Eventually, to avoid conflicts with other themes/modules, and if the value is used only from your theme, you should use the name of your theme/module as array key for the settings.

drupal_add_js(array('themename' => array('variableName' => 'value')), 'setting');
drupal_add_js(path_to_theme().'/js/backgroundConfig.js');
| improve this answer | |
-3

Suppose there is some function in template.php

function THEMENAME_preprocess_page(&$vars) {
  drupal_add_js(array('backgroundAnimation' => array('variableSetting' => 'VariableSetting_output', 'variableSetting1' => 'Himanshu')), array('type' => 'setting'));
  drupal_add_js(path_to_theme().'/js/backgroundConfig.js');
}

Place the file backgroundConfig.js at proper location. Then in JS file write like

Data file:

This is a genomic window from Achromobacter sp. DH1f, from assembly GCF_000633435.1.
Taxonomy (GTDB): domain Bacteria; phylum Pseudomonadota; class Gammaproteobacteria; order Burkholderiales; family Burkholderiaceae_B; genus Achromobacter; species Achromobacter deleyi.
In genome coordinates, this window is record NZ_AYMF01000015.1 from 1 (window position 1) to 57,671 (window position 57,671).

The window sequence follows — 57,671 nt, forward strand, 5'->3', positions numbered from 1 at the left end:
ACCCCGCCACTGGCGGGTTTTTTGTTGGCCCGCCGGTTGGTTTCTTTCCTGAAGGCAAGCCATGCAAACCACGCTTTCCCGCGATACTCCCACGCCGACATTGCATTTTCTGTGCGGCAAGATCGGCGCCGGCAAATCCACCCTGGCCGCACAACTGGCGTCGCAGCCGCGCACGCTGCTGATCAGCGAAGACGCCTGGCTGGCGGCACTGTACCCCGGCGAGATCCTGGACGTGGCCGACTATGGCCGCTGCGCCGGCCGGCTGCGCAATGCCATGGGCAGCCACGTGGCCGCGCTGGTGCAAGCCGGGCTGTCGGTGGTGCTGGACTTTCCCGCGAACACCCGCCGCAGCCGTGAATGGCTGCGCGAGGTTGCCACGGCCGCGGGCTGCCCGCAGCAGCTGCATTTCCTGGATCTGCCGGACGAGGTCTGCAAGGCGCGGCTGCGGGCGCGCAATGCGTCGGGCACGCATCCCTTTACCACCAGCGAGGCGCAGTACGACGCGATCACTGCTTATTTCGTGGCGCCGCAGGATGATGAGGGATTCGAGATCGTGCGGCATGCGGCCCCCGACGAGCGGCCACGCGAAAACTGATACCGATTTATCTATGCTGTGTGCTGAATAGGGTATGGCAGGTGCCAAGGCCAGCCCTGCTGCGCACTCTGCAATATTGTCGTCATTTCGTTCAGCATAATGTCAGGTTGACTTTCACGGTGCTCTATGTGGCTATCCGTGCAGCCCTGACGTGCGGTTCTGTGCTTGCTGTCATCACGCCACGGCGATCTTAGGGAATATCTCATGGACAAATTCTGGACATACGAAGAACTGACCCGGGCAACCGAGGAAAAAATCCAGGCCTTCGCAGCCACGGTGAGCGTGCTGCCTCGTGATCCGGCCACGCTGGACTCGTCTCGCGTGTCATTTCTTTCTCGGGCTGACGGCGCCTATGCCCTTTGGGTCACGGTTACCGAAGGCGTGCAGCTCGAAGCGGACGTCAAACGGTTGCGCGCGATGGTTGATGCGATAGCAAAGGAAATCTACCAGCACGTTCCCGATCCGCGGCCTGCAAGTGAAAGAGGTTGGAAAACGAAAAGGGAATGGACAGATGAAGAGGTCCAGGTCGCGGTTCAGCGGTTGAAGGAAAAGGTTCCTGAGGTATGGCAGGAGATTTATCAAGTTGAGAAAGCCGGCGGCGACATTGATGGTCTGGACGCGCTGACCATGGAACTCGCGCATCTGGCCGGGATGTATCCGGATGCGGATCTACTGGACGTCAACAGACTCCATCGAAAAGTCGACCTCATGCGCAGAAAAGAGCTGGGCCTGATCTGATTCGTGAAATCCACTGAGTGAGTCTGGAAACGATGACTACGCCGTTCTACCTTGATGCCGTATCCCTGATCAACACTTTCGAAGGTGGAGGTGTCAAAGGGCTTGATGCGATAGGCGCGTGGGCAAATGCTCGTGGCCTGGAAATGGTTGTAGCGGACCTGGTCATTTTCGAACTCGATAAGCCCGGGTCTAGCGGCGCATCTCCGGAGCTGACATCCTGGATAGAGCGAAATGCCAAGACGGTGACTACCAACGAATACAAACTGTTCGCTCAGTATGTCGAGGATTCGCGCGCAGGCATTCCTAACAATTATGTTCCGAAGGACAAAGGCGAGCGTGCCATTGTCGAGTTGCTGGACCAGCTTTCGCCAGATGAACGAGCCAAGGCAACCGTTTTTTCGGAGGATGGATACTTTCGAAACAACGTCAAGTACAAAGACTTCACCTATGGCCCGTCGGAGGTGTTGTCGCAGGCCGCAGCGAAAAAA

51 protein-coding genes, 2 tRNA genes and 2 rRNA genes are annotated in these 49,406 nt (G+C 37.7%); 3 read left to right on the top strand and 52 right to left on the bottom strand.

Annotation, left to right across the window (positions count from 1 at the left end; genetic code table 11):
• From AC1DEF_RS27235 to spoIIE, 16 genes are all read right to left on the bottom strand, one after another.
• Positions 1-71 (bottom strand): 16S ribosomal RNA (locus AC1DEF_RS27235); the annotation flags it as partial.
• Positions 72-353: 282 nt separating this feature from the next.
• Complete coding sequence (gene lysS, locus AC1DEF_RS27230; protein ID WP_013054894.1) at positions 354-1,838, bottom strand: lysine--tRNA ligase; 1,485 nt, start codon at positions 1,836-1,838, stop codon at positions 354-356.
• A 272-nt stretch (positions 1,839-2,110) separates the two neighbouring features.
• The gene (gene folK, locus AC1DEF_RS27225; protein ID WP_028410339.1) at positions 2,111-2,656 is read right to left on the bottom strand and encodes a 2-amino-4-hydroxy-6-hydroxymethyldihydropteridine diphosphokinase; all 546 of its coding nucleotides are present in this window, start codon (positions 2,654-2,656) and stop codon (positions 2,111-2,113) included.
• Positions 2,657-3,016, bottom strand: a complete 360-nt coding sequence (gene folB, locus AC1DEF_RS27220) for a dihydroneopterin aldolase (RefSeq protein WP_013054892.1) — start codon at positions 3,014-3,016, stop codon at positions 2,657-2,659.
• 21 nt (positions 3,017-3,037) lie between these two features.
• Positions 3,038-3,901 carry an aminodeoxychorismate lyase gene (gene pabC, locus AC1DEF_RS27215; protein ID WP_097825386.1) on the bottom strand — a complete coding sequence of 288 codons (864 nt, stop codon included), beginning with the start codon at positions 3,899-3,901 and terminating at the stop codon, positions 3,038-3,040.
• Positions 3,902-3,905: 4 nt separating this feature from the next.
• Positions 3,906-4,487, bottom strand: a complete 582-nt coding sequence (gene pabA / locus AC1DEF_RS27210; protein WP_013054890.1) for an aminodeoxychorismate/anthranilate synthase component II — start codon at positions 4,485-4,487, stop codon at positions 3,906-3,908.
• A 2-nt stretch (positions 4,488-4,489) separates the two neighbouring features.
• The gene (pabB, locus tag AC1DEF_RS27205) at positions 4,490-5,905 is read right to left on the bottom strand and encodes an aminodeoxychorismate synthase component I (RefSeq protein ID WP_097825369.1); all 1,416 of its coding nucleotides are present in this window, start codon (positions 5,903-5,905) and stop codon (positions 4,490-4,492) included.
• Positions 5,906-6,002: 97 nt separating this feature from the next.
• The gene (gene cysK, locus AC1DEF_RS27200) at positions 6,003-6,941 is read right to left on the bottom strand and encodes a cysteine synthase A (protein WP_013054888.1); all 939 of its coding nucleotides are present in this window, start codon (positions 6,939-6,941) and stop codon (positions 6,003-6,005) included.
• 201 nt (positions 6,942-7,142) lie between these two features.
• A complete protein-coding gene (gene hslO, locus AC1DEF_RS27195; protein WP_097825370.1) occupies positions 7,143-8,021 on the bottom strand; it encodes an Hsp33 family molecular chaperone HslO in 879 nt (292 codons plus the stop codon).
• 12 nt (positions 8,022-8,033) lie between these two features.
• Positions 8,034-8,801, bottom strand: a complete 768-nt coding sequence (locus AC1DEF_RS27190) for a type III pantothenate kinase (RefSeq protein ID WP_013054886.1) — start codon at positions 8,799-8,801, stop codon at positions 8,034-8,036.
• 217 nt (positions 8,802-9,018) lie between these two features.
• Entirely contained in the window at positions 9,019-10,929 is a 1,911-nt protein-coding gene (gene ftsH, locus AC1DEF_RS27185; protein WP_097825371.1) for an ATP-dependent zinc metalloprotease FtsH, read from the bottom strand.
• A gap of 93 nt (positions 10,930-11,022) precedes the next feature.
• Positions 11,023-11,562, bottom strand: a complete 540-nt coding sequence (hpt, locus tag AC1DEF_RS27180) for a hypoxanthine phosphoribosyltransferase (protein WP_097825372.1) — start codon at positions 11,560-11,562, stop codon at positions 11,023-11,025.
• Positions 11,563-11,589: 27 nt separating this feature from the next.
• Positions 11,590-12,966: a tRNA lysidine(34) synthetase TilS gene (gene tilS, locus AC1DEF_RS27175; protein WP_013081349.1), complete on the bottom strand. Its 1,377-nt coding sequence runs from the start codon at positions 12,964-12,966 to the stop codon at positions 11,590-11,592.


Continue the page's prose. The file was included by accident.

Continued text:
(function ($) {
Drupal.behaviors.backgroundAnimation = {
    attach: function (context, settings) {
        alert('js file loaded');
        console.log(settings);
        alert('basePath is ' + settings.basePath);
        alert(settings.backgroundAnimation.variableSetting);
        alert(settings.backgroundAnimation.variableSetting1);
    }
};

})(jQuery);

| improve this answer | |
  • This is incorrect - that settings var is Drupal.settings. Drupal.settings.variableName and settings.variableName are the same variable. – Clive Jan 22 '15 at 12:08
  • my point was to define locally and call locally, globally does not make sense – Himanshu Pathak Jan 22 '15 at 12:12
  • 1
    You can't define locally, all settings go on the global Drupal object. Which just so happens to be passed along to all behaviour attachments, so you're incorrectly assuming it's a different var. It isn't – Clive Jan 22 '15 at 12:13